Subject: [IP] more on Verizon "Broadband Router" the perfect Trojan Horse
Begin forwarded message:
From: Bob Frankston <Bob2firstname.lastname@example.org>
Date: June 29, 2006 8:41:12 PM EDT
To: email@example.com, firstname.lastname@example.org
Cc: "'David P. Reed'" <email@example.com>
Subject: RE: [IP] more on Verizon "Broadband Router" the perfect Trojan Horse
Ideally NN is really an expression of basic antitrust principles. The problem is that the current Regulatorium has companies fund our common infrastructure by selling services. Were this an effective marketplace this wouldn’t be an issue because we wouldn’t have gatekeepers.
I see NN as a principle rather than as something that can be legislated. Ideally the FTC should be able to apply antitrust principles but the FCC is, in a sense, an anti-enforcer. The fact that the carriers control how we communicate or speech makes it also a free speech issue but we can put the emphasis on the antitrust principles.
This is why I keep arguing for infrastructure as the framing model – trying to legislate corporations’ internal behavior is impossible because the nature of the business is implicit in every decision. But NN is useful to emphasize that the carriers have a responsibility as long as they are given such control over our infrastructure.
The good news, as David notes, many of the worst excesses won’t for other reasons.
But … there is a big exception … the entire cellular industry started out smart software that has become smarter. They have control and, as I point out in http://www.frankston.com/?name=AssuringScarcity their fear is that they may lose their control once people realize they don’t need a gatekeeper in order to communicate. NN works best preventing new excesses than correcting old ones.
NN is a basically a parent saying “No No” to children who need to learn that the universe doesn’t revolve around them.
From: David Farber [mailto:firstname.lastname@example.org]
Sent: Thursday, June 29, 2006 19:45
Subject: [IP] more on Verizon “Broadband Router” the perfect Trojan Horse
and if some company finds a good use for the capability, under a NN law, who will decide if it violates the law—the FCC/FTC?
A wise company will not offer any capability that could be mis-used even if just someone just thinks of the possility.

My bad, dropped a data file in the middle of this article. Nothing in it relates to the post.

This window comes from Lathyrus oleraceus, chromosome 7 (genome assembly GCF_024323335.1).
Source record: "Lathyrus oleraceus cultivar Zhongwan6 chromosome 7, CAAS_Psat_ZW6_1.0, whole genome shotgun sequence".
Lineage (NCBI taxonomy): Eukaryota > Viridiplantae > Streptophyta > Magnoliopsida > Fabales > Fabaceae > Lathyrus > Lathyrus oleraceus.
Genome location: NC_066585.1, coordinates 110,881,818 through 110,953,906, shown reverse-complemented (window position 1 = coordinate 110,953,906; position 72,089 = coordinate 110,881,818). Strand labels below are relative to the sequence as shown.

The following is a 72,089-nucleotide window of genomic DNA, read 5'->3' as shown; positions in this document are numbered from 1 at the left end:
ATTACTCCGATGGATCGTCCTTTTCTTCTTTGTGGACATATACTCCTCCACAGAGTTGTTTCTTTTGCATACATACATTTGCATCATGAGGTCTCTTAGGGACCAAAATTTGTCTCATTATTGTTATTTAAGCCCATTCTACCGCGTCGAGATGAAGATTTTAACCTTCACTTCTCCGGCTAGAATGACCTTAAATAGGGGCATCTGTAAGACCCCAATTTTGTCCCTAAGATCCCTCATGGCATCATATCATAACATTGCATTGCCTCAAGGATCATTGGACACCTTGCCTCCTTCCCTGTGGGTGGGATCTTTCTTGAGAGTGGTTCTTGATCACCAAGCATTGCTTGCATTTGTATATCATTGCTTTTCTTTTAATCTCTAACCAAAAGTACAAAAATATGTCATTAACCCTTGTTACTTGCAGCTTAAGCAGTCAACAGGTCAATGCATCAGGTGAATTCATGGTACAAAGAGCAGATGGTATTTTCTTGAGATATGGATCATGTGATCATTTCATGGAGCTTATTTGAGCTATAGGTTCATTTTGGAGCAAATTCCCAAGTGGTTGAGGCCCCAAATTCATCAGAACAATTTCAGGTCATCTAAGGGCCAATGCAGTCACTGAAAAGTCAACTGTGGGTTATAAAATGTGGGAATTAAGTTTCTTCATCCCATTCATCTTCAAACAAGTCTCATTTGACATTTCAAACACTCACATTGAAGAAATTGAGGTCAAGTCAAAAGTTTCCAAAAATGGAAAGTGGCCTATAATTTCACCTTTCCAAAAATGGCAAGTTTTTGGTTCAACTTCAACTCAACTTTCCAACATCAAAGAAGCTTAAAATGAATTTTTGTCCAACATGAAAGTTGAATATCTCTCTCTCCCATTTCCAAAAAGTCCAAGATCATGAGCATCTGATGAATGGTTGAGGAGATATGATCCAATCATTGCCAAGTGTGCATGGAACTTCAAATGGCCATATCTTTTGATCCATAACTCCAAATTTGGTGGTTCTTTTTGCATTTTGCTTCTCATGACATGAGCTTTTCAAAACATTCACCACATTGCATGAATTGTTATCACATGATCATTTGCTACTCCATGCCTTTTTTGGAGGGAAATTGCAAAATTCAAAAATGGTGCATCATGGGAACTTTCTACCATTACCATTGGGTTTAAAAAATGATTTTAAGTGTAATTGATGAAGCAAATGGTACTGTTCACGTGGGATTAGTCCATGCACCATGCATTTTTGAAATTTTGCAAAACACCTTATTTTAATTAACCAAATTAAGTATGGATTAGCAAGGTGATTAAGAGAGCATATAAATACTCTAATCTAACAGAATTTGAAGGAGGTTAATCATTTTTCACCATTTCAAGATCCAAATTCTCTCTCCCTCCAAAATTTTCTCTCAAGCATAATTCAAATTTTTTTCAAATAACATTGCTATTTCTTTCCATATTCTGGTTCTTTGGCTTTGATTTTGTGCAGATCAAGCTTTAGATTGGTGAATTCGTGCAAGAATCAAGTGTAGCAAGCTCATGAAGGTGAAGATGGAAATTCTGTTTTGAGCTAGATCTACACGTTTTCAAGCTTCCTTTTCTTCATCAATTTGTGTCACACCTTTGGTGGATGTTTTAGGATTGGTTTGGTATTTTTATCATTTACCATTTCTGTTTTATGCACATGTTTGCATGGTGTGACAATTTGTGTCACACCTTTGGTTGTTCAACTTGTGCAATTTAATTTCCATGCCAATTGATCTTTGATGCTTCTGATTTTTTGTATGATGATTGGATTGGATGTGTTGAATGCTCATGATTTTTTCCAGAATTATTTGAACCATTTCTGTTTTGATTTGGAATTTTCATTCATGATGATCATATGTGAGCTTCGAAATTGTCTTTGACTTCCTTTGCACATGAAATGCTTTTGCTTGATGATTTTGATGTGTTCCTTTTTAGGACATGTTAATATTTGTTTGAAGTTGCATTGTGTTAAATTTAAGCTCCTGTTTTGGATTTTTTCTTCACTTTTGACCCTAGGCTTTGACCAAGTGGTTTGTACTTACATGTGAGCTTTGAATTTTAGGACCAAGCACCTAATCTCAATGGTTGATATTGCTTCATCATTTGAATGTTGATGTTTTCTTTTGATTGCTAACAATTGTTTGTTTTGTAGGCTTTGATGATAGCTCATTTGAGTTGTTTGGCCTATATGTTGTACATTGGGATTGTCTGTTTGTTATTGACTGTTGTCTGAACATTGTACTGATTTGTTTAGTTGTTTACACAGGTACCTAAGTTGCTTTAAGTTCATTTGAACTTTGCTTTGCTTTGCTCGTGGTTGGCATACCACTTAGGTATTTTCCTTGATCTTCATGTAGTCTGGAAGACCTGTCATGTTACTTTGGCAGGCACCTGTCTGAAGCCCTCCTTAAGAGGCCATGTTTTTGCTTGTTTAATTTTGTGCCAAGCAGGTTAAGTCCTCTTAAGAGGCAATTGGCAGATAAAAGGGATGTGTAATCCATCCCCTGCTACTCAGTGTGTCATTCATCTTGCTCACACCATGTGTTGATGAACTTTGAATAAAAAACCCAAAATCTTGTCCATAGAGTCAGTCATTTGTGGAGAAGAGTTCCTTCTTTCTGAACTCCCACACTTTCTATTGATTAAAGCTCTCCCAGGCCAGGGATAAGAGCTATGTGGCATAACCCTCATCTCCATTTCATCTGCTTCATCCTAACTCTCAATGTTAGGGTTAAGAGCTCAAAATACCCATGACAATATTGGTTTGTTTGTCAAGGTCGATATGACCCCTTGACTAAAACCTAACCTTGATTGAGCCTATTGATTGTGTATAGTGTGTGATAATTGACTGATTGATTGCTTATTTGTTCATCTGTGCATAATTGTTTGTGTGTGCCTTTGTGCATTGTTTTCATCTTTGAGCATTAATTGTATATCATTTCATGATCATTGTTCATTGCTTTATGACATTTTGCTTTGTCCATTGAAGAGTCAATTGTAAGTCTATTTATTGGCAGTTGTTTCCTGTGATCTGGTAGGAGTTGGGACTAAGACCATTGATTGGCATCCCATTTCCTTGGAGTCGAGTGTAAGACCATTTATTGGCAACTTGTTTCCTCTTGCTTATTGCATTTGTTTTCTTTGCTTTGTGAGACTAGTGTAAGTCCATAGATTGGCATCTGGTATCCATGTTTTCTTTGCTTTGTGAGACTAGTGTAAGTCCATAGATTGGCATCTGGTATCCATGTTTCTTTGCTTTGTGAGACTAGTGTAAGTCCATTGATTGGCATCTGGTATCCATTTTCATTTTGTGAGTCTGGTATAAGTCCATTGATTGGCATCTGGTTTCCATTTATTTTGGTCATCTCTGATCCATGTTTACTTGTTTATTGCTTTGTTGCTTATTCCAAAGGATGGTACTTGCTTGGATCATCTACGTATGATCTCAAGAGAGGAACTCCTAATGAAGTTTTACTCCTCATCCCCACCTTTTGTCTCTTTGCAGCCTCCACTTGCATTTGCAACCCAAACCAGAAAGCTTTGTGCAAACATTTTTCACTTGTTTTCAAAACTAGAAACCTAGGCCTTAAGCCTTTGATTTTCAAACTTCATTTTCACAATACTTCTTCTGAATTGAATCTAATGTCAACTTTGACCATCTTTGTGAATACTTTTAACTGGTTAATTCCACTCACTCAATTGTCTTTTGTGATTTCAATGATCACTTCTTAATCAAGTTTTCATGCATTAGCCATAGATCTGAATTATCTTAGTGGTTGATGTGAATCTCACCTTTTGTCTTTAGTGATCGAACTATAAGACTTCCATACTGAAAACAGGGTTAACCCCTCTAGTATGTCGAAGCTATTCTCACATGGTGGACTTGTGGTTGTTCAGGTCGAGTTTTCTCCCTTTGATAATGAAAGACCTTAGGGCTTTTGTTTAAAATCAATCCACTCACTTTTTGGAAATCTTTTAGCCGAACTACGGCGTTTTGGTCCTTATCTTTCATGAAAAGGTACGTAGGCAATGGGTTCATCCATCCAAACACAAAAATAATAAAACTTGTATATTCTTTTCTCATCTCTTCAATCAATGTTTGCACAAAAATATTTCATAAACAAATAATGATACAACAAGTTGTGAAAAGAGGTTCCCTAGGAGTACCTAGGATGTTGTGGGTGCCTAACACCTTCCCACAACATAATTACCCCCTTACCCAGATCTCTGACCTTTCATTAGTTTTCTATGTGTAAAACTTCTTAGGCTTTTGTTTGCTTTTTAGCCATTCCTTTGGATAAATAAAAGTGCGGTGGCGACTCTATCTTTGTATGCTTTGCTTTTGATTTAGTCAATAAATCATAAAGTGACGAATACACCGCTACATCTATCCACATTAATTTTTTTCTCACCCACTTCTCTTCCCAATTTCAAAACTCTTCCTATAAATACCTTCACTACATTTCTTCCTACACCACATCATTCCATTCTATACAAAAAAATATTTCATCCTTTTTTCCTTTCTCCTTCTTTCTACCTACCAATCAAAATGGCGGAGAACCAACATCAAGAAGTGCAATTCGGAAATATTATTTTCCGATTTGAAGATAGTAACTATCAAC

Begin forwarded message:
From: “David P. Reed” <email@example.com>
Date: June 29, 2006 6:22:35 PM EDT
To: “David P. Reed” <firstname.lastname@example.org>
Cc: David Farber <email@example.com>, Dewayne-Net Technology List
Subject: Re: Verizon “Broadband Router” the perfect Trojan Horse
Some of the reaction to my earlier note suggests that people thought I had discovered Verizon actually doing something bad. I did not mean in any way to imply that, so I hope if you have forwarded my earlier note you will pass on this clarification.
My comment was based on studying the TR-069 standard, *in the context of the current “Net Neutrality” debate* in which both I and Verizon are involved, and noting that it is possible to exploit the features of that standard to redirect traffic and monitor traffic under the control of the access provider.
I do not mean that the router itself is a bad product, or that it has no good purpose. I also am not accusing Verizon of actually doing those things that I worry about - I have no such evidence.
But the possibility is real, and we have no assurances from Verizon or other providers that they will not exploit those possibilities. (In fact, many in the Net Neutrality debate who claim to be acting for the Bells seem to be arguing that it will be necessary and appropriate for Verizon to do so.)
I would hope that Verizon would make a clear policy statement about what it will do to make sure that such features are not used inappropriately.
It is surely a good thing for router equipment to provide facilities for remote diagnosis and maintenence. When communications equipment is concerned, such tools need to be used with care, however. The data being carried is sensitive and personal, and is NOT the property of the carrier of the data. It may not even be the case that the user has the right to disclose the data in question (as is the case in HIPAA and European data protection regimes).
Thus features that redirect, block, and otherwise interfere with communications must be used carefully, with clear authorization from all concerned parties, and (here it is my opinion only) with recognition that the the users’ communications belong to the users and their counterparties, not the operator of the communications system.
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